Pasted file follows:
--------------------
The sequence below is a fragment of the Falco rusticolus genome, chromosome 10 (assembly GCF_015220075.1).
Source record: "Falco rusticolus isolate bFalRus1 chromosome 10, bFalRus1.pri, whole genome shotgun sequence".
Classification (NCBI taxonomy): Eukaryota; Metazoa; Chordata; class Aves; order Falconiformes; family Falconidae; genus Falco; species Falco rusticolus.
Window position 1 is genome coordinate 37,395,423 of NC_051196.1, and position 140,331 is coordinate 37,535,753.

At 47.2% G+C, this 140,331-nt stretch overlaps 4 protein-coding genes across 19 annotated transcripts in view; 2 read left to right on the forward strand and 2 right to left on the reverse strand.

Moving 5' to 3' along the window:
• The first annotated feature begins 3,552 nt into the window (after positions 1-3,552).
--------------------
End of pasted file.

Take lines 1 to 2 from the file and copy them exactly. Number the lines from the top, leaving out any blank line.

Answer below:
The sequence below is a fragment of the Falco rusticolus genome, chromosome 10 (assembly GCF_015220075.1).
Source record: "Falco rusticolus isolate bFalRus1 chromosome 10, bFalRus1.pri, whole genome shotgun sequence".